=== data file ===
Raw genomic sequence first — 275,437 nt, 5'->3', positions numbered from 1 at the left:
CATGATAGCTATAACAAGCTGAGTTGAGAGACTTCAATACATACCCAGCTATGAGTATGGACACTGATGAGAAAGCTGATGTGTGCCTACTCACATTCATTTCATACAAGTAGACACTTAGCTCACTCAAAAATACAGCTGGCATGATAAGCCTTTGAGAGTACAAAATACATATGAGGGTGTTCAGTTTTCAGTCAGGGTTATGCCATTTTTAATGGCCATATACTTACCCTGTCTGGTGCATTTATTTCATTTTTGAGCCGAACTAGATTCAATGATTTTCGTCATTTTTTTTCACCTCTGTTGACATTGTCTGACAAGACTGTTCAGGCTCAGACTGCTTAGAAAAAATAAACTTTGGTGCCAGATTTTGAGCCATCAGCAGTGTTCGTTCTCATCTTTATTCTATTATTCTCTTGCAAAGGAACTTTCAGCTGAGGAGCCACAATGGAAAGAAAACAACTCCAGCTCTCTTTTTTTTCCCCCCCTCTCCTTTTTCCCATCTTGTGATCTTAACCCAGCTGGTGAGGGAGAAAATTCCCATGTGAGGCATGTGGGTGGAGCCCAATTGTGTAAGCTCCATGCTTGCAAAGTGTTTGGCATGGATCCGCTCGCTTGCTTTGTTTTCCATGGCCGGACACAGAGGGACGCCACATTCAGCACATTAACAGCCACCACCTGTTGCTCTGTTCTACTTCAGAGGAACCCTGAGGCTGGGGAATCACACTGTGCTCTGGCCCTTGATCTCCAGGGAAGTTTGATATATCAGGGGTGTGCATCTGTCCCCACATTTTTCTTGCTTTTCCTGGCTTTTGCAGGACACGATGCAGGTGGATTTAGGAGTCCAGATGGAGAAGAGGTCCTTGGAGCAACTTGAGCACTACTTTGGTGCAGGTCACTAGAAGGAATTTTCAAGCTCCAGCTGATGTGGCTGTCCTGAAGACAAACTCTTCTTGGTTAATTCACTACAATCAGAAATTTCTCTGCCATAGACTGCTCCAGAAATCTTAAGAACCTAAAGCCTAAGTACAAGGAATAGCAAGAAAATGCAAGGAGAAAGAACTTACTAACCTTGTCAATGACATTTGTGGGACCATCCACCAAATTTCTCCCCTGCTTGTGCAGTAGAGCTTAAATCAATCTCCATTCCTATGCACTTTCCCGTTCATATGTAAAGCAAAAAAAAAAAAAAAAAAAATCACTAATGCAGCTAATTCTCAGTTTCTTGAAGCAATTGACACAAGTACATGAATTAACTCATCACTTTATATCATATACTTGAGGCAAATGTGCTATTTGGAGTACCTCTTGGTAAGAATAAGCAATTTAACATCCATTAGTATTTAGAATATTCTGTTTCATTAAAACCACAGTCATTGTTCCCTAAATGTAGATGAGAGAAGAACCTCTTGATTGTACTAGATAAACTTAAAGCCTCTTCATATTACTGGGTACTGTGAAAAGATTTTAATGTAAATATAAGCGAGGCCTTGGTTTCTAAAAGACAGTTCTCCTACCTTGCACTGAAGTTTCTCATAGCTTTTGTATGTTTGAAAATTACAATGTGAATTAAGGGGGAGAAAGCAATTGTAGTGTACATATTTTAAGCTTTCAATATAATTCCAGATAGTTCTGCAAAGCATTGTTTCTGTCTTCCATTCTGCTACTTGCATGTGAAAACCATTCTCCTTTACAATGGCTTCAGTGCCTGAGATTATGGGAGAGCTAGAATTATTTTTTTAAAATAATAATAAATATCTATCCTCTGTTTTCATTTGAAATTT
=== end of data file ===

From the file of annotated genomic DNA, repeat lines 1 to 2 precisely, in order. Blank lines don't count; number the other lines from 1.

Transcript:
Raw genomic sequence first — 275,437 nt, 5'->3', positions numbered from 1 at the left:
CATGATAGCTATAACAAGCTGAGTTGAGAGACTTCAATACATACCCAGCTATGAGTATGGACACTGATGAGAAAGCTGATGTGTGCCTACTCACATTCATTTCATACAAGTAGACACTTAGCTCACTCAAAAATACAGCTGGCATGATAAGCCTTTGAGAGTACAAAATACATATGAGGGTGTTCAGTTTTCAGTCAGGGTTATGCCATTTTTAATGGCCATATACTTACCCTGTCTGGTGCATTTATTTCATTTTTGAGCCGAACTAGATTCAATGATTTTCGTCATTTTTTTTCACCTCTGTTGACATTGTCTGACAAGACTGTTCAGGCTCAGACTGCTTAGAAAAAATAAACTTTGGTGCCAGATTTTGAGCCATCAGCAGTGTTCGTTCTCATCTTTATTCTATTATTCTCTTGCAAAGGAACTTTCAGCTGAGGAGCCACAATGGAAAGAAAACAACTCCAGCTCTCTTTTTTTTCCCCCCCTCTCCTTTTTCCCATCTTGTGATCTTAACCCAGCTGGTGAGGGAGAAAATTCCCATGTGAGGCATGTGGGTGGAGCCCAATTGTGTAAGCTCCATGCTTGCAAAGTGTTTGGCATGGATCCGCTCGCTTGCTTTGTTTTCCATGGCCGGACACAGAGGGACGCCACATTCAGCACATTAACAGCCACCACCTGTTGCTCTGTTCTACTTCAGAGGAACCCTGAGGCTGGGGAATCACACTGTGCTCTGGCCCTTGATCTCCAGGGAAGTTTGATATATCAGGGGTGTGCATCTGTCCCCACATTTTTCTTGCTTTTCCTGGCTTTTGCAGGACACGATGCAGGTGGATTTAGGAGTCCAGATGGAGAAGAGGTCCTTGGAGCAACTTGAGCACTACTTTGGTGCAGGTCACTAGAAGGAATTTTCAAGCTCCAGCTGATGTGGCTGTCCTGAAGACAAACTCTTCTTGGTTAATTCACTACAATCAGAAATTTCTCTGCCATAGACTGCTCCAGAAATCTTAAGAACCTAAAGCCTAAGTACAAGGAATAGCAAGAAAATGCAAGGAGAAAGAACTTACTAACCTTGTCAATGACATTTGTGGGACCATCCACCAAATTTCTCCCCTGCTTGTGCAGTAGAGCTTAAATCAATCTCCATTCCTATGCACTTTCCCGTTCATATGTAAAGCAAAAAAAAAAAAAAAAAAAATCACTAATGCAGCTAATTCTCAGTTTCTTGAAGCAATTGACACAAGTACATGAATTAACTCATCACTTTATATCATATACTTGAGGCAAATGTGCTATTTGGAGTACCTCTTGGTAAGAATAAGCAATTTAACATCCATTAGTATTTAGAATATTCTGTTTCATTAAAACCACAGTCATTGTTCCCTAAATGTAGATGAGAGAAGAACCTCTTGATTGTACTAGATAAACTTAAAGCCTCTTCATATTACTGGGTACTGTGAAAAGATTTTAATGTAAATATAAGCGAGGCCTTGGTTTCTAAAAGACAGTTCTCCTACCTTGCACTGAAGTTTCTCATAGCTTTTGTATGTTTGAAAATTACAATGTGAATTAAGGGGGAGAAAGCAATTGTAGTGTACATATTTTAAGCTTTCAATATAATTCCAGATAGTTCTGCAAAGCATTGTTTCTGTCTTCCATTCTGCTACTTGCATGTGAAAACCATTCTCCTTTACAATGGCTTCAGTGCCTGAGATTATGGGAGAGCTAGAATTATTTTTTTAAAATAATAATAAATATCTATCCTCTGTTTTCATTTGAAATTT